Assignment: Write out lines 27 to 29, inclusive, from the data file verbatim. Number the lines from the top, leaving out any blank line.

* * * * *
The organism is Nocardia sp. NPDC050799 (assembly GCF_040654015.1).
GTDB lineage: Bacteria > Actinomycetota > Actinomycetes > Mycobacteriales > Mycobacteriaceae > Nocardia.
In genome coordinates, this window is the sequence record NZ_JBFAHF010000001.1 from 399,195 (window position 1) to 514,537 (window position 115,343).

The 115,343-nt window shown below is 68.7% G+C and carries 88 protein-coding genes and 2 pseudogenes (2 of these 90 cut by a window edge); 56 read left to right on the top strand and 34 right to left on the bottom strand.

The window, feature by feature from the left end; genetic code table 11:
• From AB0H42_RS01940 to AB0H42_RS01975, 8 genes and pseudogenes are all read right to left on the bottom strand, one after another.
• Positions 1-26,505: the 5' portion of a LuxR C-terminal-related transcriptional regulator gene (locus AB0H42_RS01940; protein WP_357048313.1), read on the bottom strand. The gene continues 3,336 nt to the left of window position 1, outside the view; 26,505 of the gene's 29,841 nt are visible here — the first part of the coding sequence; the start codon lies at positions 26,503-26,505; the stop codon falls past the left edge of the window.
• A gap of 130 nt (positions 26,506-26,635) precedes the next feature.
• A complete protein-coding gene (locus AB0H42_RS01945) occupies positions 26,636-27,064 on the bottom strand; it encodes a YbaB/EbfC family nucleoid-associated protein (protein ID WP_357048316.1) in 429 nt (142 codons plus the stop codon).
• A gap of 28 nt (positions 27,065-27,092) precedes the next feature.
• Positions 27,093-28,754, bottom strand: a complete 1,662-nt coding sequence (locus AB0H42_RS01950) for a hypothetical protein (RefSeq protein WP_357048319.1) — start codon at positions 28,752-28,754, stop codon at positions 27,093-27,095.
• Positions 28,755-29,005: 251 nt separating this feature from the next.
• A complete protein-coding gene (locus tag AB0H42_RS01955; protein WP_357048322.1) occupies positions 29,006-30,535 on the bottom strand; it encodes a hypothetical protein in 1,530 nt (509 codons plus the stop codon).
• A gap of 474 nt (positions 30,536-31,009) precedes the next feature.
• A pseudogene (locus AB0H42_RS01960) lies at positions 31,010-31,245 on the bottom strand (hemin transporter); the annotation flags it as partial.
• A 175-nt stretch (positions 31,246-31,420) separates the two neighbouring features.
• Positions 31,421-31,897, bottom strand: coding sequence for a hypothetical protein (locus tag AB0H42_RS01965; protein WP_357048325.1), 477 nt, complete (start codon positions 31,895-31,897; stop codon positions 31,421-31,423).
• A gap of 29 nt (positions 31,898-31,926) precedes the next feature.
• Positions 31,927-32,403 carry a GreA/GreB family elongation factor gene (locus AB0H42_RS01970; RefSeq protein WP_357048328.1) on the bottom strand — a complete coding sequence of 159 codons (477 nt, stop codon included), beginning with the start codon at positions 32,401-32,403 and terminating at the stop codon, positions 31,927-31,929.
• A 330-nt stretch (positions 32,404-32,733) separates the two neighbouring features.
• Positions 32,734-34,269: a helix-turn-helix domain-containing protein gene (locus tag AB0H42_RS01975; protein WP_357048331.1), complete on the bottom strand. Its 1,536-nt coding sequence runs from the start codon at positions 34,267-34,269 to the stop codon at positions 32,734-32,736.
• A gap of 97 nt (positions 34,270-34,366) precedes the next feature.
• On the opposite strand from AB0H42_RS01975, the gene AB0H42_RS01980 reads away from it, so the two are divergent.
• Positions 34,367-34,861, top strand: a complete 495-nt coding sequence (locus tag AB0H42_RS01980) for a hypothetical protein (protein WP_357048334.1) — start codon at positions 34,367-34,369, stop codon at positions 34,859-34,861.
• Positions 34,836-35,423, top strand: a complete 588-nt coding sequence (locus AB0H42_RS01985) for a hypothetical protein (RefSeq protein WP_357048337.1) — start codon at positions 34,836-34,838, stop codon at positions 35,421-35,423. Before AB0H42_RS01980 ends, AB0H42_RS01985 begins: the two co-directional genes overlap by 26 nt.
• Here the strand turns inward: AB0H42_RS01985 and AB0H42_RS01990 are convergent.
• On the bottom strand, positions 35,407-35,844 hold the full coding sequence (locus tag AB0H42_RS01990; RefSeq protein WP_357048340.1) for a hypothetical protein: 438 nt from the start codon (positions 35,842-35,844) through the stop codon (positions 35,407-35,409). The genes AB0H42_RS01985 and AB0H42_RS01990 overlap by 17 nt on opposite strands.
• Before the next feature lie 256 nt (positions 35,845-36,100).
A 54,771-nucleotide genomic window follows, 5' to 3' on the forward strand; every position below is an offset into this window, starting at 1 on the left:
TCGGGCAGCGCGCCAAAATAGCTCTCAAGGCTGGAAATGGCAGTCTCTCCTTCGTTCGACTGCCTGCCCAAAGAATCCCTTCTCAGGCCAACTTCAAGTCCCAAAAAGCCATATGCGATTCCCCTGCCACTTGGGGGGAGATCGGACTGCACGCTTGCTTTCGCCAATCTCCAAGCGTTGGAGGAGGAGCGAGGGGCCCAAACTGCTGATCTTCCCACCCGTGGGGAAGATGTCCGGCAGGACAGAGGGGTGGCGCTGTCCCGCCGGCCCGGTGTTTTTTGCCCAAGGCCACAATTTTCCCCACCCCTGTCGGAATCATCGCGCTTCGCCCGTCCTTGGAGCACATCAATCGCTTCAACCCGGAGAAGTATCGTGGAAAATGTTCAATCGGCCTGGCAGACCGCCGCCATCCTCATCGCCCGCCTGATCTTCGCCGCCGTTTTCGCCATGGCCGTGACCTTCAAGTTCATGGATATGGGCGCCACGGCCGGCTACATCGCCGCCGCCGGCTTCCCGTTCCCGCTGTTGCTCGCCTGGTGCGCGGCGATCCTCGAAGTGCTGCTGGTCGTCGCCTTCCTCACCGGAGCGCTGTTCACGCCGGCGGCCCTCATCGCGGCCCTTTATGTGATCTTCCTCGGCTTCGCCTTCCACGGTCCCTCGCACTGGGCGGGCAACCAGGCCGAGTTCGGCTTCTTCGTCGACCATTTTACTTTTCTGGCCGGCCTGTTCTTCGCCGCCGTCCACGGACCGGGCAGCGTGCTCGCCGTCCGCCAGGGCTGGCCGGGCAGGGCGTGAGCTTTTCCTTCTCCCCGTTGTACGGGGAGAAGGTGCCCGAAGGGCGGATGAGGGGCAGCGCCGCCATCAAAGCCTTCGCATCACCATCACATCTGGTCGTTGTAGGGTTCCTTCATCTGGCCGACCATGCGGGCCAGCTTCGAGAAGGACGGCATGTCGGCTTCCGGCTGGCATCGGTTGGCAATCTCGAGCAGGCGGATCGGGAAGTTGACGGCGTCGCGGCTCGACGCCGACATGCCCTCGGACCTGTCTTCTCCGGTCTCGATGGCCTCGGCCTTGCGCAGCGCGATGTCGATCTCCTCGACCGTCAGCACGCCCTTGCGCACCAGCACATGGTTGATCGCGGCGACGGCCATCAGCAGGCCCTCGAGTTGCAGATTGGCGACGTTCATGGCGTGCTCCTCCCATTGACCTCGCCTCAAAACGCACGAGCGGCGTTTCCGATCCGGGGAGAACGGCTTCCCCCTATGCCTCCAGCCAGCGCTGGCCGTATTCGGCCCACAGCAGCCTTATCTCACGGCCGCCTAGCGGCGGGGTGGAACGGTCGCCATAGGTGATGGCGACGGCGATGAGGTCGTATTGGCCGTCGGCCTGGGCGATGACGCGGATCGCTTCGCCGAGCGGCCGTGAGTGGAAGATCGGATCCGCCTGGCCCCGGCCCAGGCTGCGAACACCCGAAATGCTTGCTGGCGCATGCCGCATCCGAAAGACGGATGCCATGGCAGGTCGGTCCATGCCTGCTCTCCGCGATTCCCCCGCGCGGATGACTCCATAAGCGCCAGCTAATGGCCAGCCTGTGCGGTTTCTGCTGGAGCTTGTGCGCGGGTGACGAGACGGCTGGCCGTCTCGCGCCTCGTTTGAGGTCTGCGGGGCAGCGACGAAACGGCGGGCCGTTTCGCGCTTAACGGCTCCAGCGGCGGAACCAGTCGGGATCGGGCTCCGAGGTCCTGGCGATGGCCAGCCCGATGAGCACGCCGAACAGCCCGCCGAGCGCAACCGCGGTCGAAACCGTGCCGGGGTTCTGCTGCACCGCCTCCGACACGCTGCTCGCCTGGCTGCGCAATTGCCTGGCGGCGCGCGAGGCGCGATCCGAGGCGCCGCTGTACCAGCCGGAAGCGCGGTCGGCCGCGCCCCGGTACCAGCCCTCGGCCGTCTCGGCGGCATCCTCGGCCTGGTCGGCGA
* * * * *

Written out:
• On the bottom strand, positions 35,407-35,844 hold the full coding sequence (locus tag AB0H42_RS01990; RefSeq protein WP_357048340.1) for a hypothetical protein: 438 nt from the start codon (positions 35,842-35,844) through the stop codon (positions 35,407-35,409). The genes AB0H42_RS01985 and AB0H42_RS01990 overlap by 17 nt on opposite strands.
• Before the next feature lie 256 nt (positions 35,845-36,100).
A 54,771-nucleotide genomic window follows, 5' to 3' on the forward strand; every position below is an offset into this window, starting at 1 on the left: